Thousands of citizens waving Turkish flags clapped and cheered outside Istanbul’s city hall as the new mayor, Ekrem Imamoglu, appealed for a new era of peace and unity in Turkey’s largest city.
“Leave behind your quarrels, let's think positive,” Imamoglu pleaded, his voice hoarse from months of campaigning, as he pledged to serve all of Istanbul’s 16 million-plus residents without discrimination. “Greeks, Armenians, Jews, I salute you all,” he said. “This city will be women-friendly.”
Imamoglu delivered a speech suffused with hope and humility after receiving the mandate to become mayor from the Istanbul electoral board more than two weeks after the March 31 municipal elections. The delay, which put the entire nation on edge, was caused by multiple demands by the Justice and Development Party (AKP) for recounts. The ruling party claimed that Imamoglu’s pro-secular Republican People’s Party (CHP) had perpetrated wide-scale fraud.
The loss of Turkey’s financial powerhouse is a bitter blow to the country’s President Recep Tayyip Erdogan, who erected his political career on his term as Istanbul’s mayor a quarter of a century ago.
And he is not about to give it up. Yesterday the AKP, citing mass irregularities, formally lodged an “extraordinary objection” to the Supreme Electoral Council (YSK) in Ankara for a rerun of the elections in Istanbul. The CHP denies all the claims, saying even after the recounts Imamoglu maintained his lead.
AKP deputy chair Ali Ihsan Yavuz claimed among other things that 16,884 of the party's votes remained unaccounted for, more than the 13,000 or so votes by which Imamoglu beat his AKP rival, Binali Yildirim. He also pointed a finger at Fethullah Gulen, the Pennsylvania-based Sunni cleric Turkey accuses of engineering the failed 2016 coup. Yavuz claimed that several officials purged over their alleged connections to Gulen had overseen ballot counts.
Without Istanbul, the AKP will forfeit a huge source of revenue that has helped grease its electoral machine for the past 15 years and the symbol of erstwhile Ottoman glory that Erdogan has appropriated and vowed to restore.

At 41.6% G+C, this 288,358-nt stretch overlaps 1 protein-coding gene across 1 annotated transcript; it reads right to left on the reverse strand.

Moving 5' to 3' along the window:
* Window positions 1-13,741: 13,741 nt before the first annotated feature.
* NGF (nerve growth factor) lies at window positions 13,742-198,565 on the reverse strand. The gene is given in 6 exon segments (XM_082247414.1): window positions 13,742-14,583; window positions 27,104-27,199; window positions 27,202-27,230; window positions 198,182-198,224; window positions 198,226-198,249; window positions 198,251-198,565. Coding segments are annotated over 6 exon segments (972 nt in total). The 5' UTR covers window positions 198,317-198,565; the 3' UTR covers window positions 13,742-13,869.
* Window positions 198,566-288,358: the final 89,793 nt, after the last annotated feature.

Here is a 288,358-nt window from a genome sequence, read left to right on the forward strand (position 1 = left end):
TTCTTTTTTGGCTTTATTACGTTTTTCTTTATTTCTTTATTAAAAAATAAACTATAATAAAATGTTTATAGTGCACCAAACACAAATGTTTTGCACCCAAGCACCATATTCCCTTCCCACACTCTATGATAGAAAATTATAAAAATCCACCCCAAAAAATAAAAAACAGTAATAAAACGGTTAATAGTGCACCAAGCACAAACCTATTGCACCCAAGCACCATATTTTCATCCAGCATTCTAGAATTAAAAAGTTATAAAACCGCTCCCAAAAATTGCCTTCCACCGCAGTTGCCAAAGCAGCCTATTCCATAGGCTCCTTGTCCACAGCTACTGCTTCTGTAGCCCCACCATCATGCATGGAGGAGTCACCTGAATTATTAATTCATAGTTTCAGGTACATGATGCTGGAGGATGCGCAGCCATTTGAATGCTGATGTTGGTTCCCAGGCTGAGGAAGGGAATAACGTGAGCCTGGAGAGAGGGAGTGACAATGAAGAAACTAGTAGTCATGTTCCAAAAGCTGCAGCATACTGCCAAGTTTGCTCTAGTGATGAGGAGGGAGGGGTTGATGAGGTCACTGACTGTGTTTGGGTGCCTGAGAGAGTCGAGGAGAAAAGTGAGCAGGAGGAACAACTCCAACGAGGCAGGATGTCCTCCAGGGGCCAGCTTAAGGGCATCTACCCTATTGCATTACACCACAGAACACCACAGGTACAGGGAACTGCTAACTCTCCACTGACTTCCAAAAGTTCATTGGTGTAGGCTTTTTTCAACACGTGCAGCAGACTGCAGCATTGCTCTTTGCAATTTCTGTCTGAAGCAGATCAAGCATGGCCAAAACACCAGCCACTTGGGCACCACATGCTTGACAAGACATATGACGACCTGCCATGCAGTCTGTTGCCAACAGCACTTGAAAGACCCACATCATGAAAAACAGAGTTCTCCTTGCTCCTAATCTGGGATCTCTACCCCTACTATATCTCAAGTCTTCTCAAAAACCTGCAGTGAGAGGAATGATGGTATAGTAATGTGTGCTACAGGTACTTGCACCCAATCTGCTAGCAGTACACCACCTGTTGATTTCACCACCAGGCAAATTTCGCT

Erdogan’s authoritarian trajectory, accelerated by the abortive 2016 putsch and undergirded by the shift to a super presidency the year after, had led to dark predictions that elections no longer matter in Turkey. Just how far Erdogan is willing to go to retake Istanbul will be the real test of whether this is true.
Economists warn that another election will drive Turkey’s tottering economy further into the ground at a time when it's under threat of sweeping sanctions from the United States over its purchase of Russian-made missiles. The Financial Times reported further alarming news today, asserting that Turkey is propping up its foreign currency reserves with short-term borrowing known as swaps so as to conceal just how low they have sunk. The Financial Times calculated that after the swaps were stripped out, Turkey's reported net foreign reserves stood at less than $16 billion compared wih the $28.1 billion reported by the Central Bank in early April.
Today’s scenes from Istanbul suggest that the opposition has won the psychological advantage, and the YSK will hard pressed to acquiesce to the AKP’s flimsily argued “organized crime” claims.
Until recently, few had heard of the cheery 49-year-old who served as mayor of Istanbul’s Beylikduzu district before throwing his hat in the ring for Istanbul. But he is rapidly proving to be a match for Erdogan, Turkey’s most talented if also most ruthless politician since the founder of the secular republic, Kemal Ataturk.
One of his first moves after becoming a candidate was to visit Erdogan, allowing him to instantly benefit from the massive media coverage of the president while sending a clear message that he was out for conciliation, not vengeance.
For the first time, Turkey’s squabbling opposition is no longer talking about who will unseat CHP leader Kemal Kilicdaroglu but focusing on how to topple Erdogan. A growing number reckon Imamoglu might be just the man.
As he strode atop his campaign bus today, Imamoglu deftly set a broad and welcoming stage. He invited an old lady in full black burqa to join him there, appealing to God for guidance as the crowds shouted back “amen.” He went on to say that the next order of business was to visit Ataturk’s mausoleum in Ankara.
As for the YSK, it remains unclear when it will announce its verdict on a rerun, which if held would take place on June 2. There are widespread rumors that its members are under heavy pressure from the government to rule in its favor. Should it do so, will it then also revoke Imamoglu’s mandate? What would the popular reaction be then?
Tellingly, it was revealed that Interior Minister Suleyman Soylu had rung Ali Koc, one of Turkey’s richest businessmen and the president of Fenerbahce, a premier league soccer club, to ask him to stop Imamoglu from showing up at Sunday’s derby match in Istanbul, citing a risk of unrest. More likely it was to head off another show of support for Imamoglu. Istanbul’s freshly minted mayor refused to be intimidated. Whether the YSK will display the same mettle is the most hotly debated question in Turkey today.
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